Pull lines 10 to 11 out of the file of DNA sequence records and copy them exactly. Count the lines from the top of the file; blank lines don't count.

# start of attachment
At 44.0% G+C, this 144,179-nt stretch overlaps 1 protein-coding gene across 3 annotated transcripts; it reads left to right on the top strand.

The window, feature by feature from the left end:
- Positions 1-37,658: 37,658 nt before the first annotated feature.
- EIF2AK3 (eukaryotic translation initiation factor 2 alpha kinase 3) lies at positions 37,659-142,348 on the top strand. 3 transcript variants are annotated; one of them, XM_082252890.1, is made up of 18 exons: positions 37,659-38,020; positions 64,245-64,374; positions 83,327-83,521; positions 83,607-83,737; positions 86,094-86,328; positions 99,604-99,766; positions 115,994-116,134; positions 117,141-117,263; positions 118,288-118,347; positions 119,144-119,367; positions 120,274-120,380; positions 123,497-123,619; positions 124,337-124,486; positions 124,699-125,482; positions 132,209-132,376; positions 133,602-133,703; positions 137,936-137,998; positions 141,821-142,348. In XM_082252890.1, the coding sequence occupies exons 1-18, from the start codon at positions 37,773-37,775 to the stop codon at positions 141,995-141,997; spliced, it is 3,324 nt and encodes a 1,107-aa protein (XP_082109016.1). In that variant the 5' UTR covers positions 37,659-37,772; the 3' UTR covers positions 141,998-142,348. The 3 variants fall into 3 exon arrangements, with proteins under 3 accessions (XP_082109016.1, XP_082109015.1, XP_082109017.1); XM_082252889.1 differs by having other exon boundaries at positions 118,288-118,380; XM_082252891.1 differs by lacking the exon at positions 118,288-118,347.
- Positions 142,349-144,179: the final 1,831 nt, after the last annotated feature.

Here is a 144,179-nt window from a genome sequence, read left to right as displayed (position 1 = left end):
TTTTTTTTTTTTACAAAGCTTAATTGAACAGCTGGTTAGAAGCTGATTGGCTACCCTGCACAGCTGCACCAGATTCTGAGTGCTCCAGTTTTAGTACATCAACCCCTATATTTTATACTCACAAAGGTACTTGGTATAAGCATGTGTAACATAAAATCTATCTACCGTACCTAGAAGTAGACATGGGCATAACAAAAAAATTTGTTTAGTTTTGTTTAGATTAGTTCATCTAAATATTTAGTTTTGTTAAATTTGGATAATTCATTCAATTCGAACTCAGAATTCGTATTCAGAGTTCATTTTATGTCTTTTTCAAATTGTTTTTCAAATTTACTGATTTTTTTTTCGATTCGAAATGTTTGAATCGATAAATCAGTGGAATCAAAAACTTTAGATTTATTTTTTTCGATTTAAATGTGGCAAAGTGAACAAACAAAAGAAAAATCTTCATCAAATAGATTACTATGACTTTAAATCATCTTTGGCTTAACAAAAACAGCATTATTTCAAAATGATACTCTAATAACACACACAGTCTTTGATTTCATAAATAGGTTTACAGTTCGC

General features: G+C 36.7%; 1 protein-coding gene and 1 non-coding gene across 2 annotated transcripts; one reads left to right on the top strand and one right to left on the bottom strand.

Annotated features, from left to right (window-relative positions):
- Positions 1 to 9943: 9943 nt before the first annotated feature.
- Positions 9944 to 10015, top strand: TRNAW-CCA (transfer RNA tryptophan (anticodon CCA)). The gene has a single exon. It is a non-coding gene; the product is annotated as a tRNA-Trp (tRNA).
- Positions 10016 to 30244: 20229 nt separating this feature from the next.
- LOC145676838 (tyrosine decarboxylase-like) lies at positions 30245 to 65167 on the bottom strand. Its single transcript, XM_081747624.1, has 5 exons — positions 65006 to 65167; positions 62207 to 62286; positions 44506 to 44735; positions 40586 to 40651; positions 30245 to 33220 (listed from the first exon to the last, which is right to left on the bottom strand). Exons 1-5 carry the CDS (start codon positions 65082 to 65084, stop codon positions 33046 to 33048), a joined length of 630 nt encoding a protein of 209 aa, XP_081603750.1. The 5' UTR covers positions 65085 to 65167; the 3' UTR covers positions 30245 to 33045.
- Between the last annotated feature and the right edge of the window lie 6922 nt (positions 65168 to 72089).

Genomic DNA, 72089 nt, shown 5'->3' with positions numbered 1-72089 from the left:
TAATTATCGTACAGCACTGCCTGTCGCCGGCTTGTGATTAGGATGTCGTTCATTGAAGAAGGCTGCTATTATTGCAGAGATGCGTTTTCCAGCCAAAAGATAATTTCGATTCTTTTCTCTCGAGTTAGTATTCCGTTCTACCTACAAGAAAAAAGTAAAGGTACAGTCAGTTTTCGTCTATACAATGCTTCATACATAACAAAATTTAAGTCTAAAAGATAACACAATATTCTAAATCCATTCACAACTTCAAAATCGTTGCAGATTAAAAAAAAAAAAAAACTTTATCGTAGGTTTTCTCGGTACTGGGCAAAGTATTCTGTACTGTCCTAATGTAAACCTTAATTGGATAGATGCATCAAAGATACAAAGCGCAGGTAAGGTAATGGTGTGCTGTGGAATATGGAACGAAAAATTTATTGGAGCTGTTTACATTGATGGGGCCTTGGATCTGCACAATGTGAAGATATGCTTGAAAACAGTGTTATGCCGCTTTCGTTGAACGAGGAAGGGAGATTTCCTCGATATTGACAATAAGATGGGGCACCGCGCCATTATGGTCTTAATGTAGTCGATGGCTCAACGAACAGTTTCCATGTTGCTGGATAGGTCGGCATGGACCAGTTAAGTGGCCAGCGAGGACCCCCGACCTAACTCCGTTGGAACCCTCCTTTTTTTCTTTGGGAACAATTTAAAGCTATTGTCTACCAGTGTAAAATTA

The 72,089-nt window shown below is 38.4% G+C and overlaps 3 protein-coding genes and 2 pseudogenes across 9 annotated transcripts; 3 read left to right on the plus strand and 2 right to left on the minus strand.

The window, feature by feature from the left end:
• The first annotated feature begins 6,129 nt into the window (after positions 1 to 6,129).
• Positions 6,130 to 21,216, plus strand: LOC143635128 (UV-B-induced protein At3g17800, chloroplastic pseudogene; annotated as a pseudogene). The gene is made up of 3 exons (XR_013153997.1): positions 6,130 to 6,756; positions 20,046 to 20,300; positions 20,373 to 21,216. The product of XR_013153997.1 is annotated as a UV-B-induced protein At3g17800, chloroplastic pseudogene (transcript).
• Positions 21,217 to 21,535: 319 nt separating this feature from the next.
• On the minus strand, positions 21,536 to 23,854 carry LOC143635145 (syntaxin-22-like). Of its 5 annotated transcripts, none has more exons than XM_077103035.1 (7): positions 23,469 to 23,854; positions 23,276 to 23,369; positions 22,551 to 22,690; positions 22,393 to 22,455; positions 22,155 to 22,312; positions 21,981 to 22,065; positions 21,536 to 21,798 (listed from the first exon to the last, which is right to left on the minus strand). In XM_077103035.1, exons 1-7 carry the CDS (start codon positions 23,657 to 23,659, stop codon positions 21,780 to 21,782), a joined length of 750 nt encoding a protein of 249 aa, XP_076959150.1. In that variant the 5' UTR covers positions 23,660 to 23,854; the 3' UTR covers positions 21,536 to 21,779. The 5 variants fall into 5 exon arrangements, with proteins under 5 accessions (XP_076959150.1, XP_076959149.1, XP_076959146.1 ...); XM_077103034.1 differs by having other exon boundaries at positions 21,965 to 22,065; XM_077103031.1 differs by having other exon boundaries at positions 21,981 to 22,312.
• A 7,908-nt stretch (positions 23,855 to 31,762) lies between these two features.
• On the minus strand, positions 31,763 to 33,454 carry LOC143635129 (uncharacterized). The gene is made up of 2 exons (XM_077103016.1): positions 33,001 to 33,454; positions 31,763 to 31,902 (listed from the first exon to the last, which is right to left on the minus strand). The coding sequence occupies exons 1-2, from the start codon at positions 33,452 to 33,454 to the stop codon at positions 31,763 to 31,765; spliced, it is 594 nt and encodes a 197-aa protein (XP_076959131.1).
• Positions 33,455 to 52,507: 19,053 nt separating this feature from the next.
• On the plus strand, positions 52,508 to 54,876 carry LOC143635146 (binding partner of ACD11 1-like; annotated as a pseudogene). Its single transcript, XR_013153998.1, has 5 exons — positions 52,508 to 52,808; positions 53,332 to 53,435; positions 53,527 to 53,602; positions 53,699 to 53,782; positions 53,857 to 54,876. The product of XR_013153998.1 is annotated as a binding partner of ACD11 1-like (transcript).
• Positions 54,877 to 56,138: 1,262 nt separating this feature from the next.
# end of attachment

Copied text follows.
- Positions 1 to 9943: 9943 nt before the first annotated feature.
- Positions 9944 to 10015, top strand: TRNAW-CCA (transfer RNA tryptophan (anticodon CCA)). The gene has a single exon. It is a non-coding gene; the product is annotated as a tRNA-Trp (tRNA).